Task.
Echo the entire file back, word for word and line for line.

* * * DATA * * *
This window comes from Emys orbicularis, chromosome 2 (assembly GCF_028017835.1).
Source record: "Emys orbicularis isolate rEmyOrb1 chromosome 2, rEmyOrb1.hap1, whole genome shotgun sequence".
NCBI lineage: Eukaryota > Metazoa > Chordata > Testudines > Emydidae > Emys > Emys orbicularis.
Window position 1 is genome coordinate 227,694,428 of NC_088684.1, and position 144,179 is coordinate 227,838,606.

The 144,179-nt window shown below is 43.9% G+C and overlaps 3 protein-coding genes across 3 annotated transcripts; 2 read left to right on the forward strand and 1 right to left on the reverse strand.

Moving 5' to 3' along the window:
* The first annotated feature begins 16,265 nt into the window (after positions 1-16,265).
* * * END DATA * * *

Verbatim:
This window comes from Emys orbicularis, chromosome 2 (assembly GCF_028017835.1).
Source record: "Emys orbicularis isolate rEmyOrb1 chromosome 2, rEmyOrb1.hap1, whole genome shotgun sequence".
NCBI lineage: Eukaryota > Metazoa > Chordata > Testudines > Emydidae > Emys > Emys orbicularis.
Window position 1 is genome coordinate 227,694,428 of NC_088684.1, and position 144,179 is coordinate 227,838,606.

The 144,179-nt window shown below is 43.9% G+C and overlaps 3 protein-coding genes across 3 annotated transcripts; 2 read left to right on the forward strand and 1 right to left on the reverse strand.

Moving 5' to 3' along the window:
* The first annotated feature begins 16,265 nt into the window (after positions 1-16,265).